Community energy projects generate energy renewably, at a local level. They involve anything from a community-owned wind turbine to a solar panel on a village shop. In recent years, government policy has highlighted the benefits of this kind of distributed, small-scale energy generation, and various national programmes have sprung up to fund and support specific projects.
This study documented more than 500 community energy projects happening in the UK, far more than researchers expected to find. “There is a huge demand for this,” says project leader Professor Gordon Walker. “It’s no longer a question of convincing the public that small scale renewable energy is a good idea. Whenever money is made available it is snapped up immediately, and the funding schemes have been horribly over-subscribed.”
The vast majority of projects are rural. Walker suggests that some renewable technologies, like wind turbines or biomass heating, are more suited to rural areas, where they can provide a new source of income for farmers. Also rural people are less well integrated into energy infrastructure than urbanites. Many villages are off the gas network, and electricity supplies may be unreliable, so there is more drive towards alternative sources of energy.
But perhaps the rural bias reflects stronger communities in rural areas. Some projects have been set up and run by communities, with shared ownership of the technology, like a co-operatively owned 75 kilowatt wind turbine at Bro Dyfi in Wales. Walker says that although there isn’t a clear recipe for success, good projects are often driven forward by strong local enthusiasts, intent on meeting a local need.
Renewable energy seen as a way to enliven rural economies. For example, a project to install a biomass boiler, heating a school and 19 houses in Wales provided a market for local wood, and a new heating system for houses that had had little investment. There were cultural and technological barriers to overcome. It took a lot of negotiation to persuade householders to share their boiler with other buildings. “Even if a technology is tried and tested in other countries, setting it up in Britain can be a whole new learning process,” say Walker. “It’s important that there is support and guidance available, and funding for that learning process.”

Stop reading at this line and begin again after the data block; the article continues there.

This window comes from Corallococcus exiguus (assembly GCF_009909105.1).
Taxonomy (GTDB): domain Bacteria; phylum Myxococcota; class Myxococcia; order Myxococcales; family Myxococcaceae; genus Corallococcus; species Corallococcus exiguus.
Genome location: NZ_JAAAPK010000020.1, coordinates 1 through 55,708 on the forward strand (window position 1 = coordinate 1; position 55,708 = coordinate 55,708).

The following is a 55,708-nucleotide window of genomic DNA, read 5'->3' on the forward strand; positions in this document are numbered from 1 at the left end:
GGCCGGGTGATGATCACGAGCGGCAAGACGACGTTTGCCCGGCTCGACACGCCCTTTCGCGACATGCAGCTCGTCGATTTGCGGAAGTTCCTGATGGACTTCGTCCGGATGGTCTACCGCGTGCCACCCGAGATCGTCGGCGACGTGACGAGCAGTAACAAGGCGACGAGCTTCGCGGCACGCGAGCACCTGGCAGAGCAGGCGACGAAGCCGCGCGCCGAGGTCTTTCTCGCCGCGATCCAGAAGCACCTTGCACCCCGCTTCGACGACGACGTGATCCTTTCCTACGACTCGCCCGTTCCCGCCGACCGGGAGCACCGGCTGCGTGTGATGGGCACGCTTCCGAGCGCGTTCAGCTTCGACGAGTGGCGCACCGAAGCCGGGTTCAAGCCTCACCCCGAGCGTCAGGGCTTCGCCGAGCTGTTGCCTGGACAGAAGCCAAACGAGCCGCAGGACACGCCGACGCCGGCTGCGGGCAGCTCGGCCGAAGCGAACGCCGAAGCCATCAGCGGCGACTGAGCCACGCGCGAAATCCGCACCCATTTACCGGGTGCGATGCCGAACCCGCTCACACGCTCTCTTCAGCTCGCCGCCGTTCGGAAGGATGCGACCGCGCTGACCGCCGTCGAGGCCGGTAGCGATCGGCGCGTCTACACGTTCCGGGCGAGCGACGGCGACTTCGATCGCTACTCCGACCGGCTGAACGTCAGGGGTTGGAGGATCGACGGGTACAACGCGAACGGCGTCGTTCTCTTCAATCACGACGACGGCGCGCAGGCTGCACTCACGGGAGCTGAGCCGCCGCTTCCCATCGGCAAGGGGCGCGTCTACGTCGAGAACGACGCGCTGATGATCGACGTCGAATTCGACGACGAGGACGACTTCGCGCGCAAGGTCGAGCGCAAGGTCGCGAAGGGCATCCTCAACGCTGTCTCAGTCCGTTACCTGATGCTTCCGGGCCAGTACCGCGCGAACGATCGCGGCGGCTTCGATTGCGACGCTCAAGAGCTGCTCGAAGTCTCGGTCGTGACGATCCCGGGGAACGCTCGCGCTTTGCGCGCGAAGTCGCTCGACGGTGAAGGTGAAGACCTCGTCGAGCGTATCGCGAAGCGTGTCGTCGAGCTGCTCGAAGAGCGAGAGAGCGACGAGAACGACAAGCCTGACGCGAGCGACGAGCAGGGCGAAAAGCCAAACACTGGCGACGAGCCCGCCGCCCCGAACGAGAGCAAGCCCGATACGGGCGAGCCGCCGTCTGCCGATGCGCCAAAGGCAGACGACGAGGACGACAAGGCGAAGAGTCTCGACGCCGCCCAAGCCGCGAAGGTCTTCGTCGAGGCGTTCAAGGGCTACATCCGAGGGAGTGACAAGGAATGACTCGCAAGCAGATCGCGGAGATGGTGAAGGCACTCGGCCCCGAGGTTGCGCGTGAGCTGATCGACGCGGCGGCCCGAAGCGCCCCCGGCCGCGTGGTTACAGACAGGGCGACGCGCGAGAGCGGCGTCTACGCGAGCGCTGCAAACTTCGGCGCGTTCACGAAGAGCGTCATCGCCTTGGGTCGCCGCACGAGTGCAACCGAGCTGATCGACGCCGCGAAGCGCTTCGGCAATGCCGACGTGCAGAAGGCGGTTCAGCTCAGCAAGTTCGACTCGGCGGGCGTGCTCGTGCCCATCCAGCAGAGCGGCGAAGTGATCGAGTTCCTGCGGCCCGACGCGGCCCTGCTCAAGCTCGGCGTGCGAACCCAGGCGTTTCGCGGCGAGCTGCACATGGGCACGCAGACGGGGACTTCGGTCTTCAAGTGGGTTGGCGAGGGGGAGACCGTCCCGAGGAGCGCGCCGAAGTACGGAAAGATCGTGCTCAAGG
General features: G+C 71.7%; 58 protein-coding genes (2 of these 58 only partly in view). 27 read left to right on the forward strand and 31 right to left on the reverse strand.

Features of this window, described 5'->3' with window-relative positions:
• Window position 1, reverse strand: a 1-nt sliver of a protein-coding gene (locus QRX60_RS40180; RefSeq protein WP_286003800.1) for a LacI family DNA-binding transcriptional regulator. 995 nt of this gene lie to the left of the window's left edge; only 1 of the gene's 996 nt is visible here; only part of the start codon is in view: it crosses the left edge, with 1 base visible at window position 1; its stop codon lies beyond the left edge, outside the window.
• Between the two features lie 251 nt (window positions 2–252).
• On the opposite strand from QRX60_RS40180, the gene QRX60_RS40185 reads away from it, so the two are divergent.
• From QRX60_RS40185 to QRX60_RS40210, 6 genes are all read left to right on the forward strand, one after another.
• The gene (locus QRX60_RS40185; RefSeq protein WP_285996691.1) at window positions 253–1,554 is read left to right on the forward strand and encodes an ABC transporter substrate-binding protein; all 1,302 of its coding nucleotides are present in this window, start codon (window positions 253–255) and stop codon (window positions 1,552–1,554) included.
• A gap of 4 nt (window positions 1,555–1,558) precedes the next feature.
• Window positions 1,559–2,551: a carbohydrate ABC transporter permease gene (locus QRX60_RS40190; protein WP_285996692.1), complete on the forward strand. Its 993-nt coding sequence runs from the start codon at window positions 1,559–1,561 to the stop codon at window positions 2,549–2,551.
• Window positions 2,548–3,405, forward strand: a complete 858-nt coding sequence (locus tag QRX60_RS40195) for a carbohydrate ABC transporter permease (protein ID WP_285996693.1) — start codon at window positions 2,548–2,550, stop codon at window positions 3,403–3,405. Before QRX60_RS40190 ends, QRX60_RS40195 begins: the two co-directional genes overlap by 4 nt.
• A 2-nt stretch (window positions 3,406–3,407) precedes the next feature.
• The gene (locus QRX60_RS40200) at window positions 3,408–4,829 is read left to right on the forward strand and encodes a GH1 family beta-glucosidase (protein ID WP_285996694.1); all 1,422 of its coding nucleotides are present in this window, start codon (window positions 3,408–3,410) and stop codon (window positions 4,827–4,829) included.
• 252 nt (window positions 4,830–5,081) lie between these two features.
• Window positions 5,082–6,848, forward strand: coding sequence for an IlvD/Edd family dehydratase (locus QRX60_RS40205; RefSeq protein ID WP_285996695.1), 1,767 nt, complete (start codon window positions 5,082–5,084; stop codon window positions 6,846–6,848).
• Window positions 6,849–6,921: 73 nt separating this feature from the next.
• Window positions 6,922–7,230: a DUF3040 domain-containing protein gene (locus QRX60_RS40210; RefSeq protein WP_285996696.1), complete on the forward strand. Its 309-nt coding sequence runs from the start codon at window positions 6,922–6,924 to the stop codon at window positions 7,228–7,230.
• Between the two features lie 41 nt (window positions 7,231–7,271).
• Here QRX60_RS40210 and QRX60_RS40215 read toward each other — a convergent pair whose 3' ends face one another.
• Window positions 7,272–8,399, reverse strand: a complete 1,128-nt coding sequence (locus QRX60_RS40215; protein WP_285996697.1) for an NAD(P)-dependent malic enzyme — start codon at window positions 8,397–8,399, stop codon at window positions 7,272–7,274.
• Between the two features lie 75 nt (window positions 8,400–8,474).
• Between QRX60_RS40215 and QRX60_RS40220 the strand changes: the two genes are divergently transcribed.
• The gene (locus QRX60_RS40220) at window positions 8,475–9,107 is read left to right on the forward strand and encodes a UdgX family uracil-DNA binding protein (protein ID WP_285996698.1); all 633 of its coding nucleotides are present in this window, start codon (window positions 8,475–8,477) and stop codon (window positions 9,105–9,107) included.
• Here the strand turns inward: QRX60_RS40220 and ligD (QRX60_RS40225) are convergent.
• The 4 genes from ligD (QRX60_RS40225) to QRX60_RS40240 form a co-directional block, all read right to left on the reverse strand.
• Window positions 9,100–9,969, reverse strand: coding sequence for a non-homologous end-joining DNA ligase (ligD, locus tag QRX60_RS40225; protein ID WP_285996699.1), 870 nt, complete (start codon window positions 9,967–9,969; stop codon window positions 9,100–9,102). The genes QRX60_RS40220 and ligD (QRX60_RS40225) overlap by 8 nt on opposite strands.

Of course, things aren’t always rosy. There can be serious fractures and disagreements within rural communities, as anyone who listens to The Archers will know. Local energy projects can galvanise the conflict. The research documented a case of resistance against three local farmers who won more than £2.5 million of funding to erect a small wind farm.
According to Walker, distributed energy generation could be a much bigger part of our energy network than is imagined at the moment. But the government needs a stronger vision, and must provide longer-term support to get projects off the ground.
Annika Howard | alfa
When corals eat plastics
24.05.2018 | Justus-Liebig-Universität Gießen
Dispersal of Fish Eggs by Water Birds – Just a Myth?
19.02.2018 | Universität Basel
The more electronics steer, accelerate and brake cars, the more important it is to protect them against cyber-attacks. That is why 15 partners from industry and academia will work together over the next three years on new approaches to IT security in self-driving cars. The joint project goes by the name Security For Connected, Autonomous Cars (SecForCARs) and has funding of €7.2 million from the German Federal Ministry of Education and Research. Infineon is leading the project.
Vehicles already offer diverse communication interfaces and more and more automated functions, such as distance and lane-keeping assist systems. At the same...
A research team led by physicists at the Technical University of Munich (TUM) has developed molecular nanoswitches that can be toggled between two structurally different states using an applied voltage. They can serve as the basis for a pioneering class of devices that could replace silicon-based components with organic molecules.
The development of new electronic technologies drives the incessant reduction of functional component sizes. In the context of an international collaborative...
At the LASYS 2018, from June 5th to 7th, the Laser Zentrum Hannover e.V. (LZH) will be showcasing processes for the laser material processing of tomorrow in hall 4 at stand 4E75. With blown bomb shells the LZH will present first results of a research project on civil security.
At this year's LASYS, the LZH will exhibit light-based processes such as cutting, welding, ablation and structuring as well as additive manufacturing for...
There are videos on the internet that can make one marvel at technology. For example, a smartphone is casually bent around the arm or a thin-film display is rolled in all directions and with almost every diameter. From the user's point of view, this looks fantastic. From a professional point of view, however, the question arises: Is that already possible?
At Display Week 2018, scientists from the Fraunhofer Institute for Applied Polymer Research IAP will be demonstrating today’s technological possibilities and...
So-called quantum many-body scars allow quantum systems to stay out of equilibrium much longer, explaining experiment | Study published in Nature Physics
Recently, researchers from Harvard and MIT succeeded in trapping a record 53 atoms and individually controlling their quantum state, realizing what is called a...
25.05.2018 | Event News
02.05.2018 | Event News
13.04.2018 | Event News
25.05.2018 | Event News
25.05.2018 | Machine Engineering
25.05.2018 | Life Sciences